Consciousness and Memory: A Transactional Approach

Essays in Philosophy 19 (2):231-252 (2018)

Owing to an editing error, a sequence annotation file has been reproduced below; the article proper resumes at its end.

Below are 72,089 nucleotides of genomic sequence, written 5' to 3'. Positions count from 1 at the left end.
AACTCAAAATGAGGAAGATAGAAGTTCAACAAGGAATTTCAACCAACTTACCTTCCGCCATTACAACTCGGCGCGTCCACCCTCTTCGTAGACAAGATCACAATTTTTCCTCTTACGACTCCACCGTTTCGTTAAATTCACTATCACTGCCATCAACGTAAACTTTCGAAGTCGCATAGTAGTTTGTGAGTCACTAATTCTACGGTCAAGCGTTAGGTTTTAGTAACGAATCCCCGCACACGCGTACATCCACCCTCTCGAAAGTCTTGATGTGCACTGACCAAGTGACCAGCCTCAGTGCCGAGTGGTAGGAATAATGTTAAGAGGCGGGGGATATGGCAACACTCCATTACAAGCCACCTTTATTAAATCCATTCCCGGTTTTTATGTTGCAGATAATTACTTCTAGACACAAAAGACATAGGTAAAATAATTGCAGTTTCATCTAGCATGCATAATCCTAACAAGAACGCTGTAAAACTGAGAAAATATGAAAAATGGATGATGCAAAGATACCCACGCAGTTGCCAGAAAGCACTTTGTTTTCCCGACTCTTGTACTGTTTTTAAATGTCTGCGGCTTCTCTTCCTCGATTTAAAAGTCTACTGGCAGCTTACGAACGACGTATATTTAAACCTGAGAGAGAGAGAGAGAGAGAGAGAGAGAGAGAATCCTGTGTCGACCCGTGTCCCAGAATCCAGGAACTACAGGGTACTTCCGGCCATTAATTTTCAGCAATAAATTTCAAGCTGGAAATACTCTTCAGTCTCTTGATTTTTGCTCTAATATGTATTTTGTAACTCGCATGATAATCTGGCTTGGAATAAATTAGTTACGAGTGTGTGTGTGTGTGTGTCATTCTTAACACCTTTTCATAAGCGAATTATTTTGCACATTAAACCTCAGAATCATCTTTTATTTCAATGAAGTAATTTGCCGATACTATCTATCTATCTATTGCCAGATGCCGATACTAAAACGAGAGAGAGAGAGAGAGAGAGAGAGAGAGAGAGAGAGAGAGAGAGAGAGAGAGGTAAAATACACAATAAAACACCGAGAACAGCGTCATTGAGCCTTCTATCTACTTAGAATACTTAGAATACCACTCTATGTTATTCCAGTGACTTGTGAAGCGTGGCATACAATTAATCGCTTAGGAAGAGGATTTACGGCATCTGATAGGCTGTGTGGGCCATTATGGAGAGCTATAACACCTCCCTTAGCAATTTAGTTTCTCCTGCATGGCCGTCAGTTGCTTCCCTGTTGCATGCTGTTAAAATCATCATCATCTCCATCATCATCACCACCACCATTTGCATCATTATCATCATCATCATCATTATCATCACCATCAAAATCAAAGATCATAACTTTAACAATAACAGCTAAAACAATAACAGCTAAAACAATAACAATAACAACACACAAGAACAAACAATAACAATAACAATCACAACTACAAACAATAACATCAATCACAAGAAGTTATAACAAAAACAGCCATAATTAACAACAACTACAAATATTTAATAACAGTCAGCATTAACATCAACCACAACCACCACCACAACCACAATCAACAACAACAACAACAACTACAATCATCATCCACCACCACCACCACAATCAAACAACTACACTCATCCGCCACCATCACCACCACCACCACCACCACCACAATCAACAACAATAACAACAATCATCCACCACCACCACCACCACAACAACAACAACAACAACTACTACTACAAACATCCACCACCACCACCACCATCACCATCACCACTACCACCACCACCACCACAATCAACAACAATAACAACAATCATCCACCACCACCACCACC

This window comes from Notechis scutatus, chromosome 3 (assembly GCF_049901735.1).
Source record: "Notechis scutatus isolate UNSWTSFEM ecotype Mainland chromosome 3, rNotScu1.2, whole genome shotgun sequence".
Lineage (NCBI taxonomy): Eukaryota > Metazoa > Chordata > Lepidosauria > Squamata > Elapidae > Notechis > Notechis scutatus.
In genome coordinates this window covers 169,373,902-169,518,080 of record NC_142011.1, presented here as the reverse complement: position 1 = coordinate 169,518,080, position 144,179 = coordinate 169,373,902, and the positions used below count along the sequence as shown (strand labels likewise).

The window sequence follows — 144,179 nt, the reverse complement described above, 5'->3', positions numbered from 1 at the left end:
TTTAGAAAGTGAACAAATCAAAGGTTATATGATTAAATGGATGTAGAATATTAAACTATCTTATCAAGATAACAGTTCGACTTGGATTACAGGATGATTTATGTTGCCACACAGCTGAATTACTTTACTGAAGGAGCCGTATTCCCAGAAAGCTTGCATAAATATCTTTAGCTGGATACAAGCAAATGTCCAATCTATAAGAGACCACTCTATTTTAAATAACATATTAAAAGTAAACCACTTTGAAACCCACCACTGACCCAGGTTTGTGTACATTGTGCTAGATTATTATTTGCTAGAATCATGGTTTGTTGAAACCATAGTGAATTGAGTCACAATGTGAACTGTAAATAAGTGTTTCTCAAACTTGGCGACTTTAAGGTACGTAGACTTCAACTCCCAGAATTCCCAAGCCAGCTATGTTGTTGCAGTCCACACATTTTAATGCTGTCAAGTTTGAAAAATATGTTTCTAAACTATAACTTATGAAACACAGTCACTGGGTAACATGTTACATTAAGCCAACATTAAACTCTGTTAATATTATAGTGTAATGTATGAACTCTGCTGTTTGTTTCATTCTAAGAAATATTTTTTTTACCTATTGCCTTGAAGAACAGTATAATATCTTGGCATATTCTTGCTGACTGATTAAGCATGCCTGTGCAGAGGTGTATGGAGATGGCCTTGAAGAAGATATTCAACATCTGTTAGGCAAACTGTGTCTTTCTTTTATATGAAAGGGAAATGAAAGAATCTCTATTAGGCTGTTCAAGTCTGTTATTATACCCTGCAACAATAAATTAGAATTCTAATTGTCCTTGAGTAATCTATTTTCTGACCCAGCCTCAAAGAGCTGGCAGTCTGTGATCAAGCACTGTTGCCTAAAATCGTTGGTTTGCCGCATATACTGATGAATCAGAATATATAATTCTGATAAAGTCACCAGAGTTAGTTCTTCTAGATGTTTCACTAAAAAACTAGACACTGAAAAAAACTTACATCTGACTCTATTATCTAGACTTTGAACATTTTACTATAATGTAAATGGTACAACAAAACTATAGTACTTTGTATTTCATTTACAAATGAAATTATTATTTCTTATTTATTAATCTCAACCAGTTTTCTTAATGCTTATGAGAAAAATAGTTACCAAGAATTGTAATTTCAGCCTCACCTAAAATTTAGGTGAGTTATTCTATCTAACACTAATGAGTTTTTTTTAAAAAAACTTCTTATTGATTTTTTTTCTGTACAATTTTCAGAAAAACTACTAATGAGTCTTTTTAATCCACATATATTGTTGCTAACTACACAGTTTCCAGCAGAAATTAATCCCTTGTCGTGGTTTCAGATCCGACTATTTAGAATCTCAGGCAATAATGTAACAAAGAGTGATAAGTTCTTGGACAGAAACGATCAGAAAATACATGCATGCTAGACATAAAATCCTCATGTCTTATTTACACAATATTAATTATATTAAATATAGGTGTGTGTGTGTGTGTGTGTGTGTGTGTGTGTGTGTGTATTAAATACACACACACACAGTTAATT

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The prevailing view about our memory skills is that they serve a complex epistemic function. I shall call this the “monistic view.” Instead of a monistic, exclusively epistemic approach, I propose a transactional view. On this approach, autobiographical memory is irreducible to the epistemic functions of episodic memory because of its essentially moral and empathic character. I argue that this transactional view provides a more plausible and integral account of memory capacities in humans, based on theoretical and empirical reasons. Memory, on this account, plays two distinctive roles. The episodic memory system satisfies epistemic needs and is valuable because it is a source of justification for beliefs about the past. Autobiographical memory satisfies moral and narrative-autonoetic needs, and is valuable because it is a source of personally meaningful and insightful experiences about our past. Unlike autobiographical memory, episodic memory is only weakly autonoetic. The relation between these two roles of memory is captured by the tension between a narrative and an accurate report.
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